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Epilepsy Res. 2003 Jun-Jul;55(1-2):131-6.

Focal cortical dysplasia and intractable epilepsy in adults: clinical, EEG, imaging, and surgical features.

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  • 1Department of Neurology, Cleveland Clinic Foundation, 9500 Euclid Avenue, Desk S51, Cleveland, OH 44195, USA.



The clinical features of focal cortical dysplasia (FCD) in adults are poorly understood. The purpose of this report is to describe the clinical, electrographic, and neuroimaging characteristics of adults with FCD undergoing surgical resection for intractable epilepsy.


Case series of 55 patients, aged 17-57 years, with a histopathological diagnosis of FCD. Medical history, neurological examination, non-invasive video-EEG, neuroimaging, and surgical outcome data were analyzed retrospectively.


There were 36 patients with temporal, 19 with extra-temporal lobe resections. Mean age at surgery was 29 years. Mean age at epilepsy onset was 10 years. Dual pathology was seen in 56% of patients, with 68% of these having hippocampal sclerosis (HS). Epilepsy risk factors included febrile seizures (16%), head trauma (16%), CNS infections (11%), and perinatal stroke (4%). Interictal EEG showed regional epileptiform activity in 89% of patients. Only 24% were diagnosed with FCD pre-operatively. Of those with dual pathology, only 6% were suspected of having FCD pre-operatively. Of those patients with >12 months follow-up, surgical outcomes were as follows: 65% seizure-free, 19% significant improvement, 16% without significant improvement.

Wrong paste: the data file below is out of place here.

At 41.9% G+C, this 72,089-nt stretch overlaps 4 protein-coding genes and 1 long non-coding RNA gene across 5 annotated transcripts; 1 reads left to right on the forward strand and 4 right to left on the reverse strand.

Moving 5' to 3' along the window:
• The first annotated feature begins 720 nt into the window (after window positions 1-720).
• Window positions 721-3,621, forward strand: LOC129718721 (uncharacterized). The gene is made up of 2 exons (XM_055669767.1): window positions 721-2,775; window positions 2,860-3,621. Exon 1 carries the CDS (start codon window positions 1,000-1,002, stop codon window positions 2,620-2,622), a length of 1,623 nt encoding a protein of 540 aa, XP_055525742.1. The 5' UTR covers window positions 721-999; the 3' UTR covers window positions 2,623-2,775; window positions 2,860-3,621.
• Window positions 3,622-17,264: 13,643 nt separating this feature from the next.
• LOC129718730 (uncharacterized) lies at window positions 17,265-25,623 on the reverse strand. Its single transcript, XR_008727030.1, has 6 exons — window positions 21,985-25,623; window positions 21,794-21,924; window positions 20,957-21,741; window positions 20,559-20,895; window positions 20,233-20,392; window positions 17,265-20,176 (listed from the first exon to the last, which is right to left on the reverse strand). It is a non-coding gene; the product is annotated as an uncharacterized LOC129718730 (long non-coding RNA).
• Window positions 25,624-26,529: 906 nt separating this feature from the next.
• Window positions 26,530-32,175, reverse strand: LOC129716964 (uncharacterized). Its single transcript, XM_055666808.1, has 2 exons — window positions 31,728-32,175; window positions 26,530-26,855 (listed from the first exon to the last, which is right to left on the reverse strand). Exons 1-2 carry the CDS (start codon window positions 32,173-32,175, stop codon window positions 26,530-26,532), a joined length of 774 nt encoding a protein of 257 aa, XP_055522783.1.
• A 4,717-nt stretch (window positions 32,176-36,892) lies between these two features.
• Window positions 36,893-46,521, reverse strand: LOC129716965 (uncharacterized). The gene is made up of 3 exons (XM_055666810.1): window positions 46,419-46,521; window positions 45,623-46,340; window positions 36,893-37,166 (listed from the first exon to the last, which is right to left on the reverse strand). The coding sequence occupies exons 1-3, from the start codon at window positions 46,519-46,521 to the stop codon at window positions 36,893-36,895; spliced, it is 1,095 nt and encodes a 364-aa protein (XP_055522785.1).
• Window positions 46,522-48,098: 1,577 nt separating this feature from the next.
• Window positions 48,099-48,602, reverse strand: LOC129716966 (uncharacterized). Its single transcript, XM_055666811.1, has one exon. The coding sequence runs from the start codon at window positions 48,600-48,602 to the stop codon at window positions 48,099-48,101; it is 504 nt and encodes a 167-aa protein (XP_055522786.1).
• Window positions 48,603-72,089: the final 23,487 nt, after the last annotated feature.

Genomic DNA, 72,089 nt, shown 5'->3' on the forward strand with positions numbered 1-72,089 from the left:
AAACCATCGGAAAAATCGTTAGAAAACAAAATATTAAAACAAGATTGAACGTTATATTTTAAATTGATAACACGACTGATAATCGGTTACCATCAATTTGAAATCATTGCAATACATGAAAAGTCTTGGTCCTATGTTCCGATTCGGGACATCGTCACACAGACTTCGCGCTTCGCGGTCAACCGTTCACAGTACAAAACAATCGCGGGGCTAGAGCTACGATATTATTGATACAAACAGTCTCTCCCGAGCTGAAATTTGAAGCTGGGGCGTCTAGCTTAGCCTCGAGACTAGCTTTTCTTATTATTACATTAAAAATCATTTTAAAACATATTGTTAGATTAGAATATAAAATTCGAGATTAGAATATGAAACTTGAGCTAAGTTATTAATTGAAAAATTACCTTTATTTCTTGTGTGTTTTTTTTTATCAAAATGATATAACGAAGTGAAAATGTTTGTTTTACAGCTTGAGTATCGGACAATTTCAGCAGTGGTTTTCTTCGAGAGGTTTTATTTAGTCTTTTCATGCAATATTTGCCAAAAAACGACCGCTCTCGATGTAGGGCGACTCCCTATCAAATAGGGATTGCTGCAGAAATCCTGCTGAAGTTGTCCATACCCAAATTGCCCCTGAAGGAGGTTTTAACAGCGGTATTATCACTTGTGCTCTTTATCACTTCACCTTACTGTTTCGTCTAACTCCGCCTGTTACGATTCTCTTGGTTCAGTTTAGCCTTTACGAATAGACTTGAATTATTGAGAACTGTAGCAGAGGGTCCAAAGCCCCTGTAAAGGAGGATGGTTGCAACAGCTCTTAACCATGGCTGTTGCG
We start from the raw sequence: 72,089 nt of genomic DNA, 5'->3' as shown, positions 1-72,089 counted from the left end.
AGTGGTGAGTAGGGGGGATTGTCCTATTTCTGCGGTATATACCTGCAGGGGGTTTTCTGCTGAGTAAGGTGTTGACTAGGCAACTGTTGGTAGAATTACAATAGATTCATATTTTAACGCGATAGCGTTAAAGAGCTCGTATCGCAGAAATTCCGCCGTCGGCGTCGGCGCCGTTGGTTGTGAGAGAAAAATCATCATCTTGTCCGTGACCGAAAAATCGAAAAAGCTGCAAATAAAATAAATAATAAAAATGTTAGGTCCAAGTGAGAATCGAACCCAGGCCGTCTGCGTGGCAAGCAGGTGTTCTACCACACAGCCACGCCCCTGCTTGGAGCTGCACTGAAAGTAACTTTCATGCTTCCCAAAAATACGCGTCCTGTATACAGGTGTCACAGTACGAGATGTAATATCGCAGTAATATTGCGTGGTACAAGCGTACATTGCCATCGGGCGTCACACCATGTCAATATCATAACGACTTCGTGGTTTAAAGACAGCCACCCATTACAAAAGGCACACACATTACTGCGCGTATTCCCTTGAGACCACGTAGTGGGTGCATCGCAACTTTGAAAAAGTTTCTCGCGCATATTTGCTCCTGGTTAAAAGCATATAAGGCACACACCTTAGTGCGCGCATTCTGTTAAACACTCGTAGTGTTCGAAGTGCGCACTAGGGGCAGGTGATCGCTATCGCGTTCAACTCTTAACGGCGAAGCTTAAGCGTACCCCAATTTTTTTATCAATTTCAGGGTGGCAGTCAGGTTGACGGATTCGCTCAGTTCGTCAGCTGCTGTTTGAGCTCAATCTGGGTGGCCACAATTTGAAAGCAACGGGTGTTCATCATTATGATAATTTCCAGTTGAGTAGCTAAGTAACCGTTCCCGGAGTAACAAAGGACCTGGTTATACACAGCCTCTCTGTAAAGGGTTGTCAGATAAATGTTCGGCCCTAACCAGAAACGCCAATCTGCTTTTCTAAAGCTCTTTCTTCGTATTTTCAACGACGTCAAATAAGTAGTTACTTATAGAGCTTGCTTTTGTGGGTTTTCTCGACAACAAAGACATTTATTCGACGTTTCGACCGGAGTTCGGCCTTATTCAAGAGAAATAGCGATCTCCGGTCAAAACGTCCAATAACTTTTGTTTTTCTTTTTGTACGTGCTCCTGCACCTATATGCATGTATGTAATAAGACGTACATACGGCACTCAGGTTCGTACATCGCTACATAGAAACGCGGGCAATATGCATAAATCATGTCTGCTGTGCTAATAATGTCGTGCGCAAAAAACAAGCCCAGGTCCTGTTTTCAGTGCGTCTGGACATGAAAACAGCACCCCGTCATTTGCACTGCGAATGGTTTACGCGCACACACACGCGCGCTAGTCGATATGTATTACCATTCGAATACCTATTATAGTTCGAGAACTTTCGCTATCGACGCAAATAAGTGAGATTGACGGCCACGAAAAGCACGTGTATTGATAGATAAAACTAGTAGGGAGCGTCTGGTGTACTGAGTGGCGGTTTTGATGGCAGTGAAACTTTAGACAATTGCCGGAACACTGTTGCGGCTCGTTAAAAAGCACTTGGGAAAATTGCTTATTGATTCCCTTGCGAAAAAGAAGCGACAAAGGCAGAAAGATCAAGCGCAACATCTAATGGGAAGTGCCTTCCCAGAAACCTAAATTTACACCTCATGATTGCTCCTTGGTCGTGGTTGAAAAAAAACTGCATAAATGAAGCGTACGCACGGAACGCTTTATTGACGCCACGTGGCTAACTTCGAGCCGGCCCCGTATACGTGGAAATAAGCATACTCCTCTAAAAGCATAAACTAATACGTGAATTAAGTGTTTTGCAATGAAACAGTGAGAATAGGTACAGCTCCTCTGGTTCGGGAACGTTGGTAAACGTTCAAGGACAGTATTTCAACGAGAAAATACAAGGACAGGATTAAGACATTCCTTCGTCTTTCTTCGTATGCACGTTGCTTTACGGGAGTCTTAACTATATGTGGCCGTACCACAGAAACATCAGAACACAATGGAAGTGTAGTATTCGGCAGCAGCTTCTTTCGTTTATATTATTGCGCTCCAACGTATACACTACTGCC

In this series of adult patients with intractable epilepsy and FCD, a significant number have other seizure risk factors, normal neurological examinations and neuroimaging, and regional EEG findings. Dual pathology was common in patients with FCD. FCD should be considered as an etiology of epilepsy even in patients whose evaluation suggests other mechanisms.

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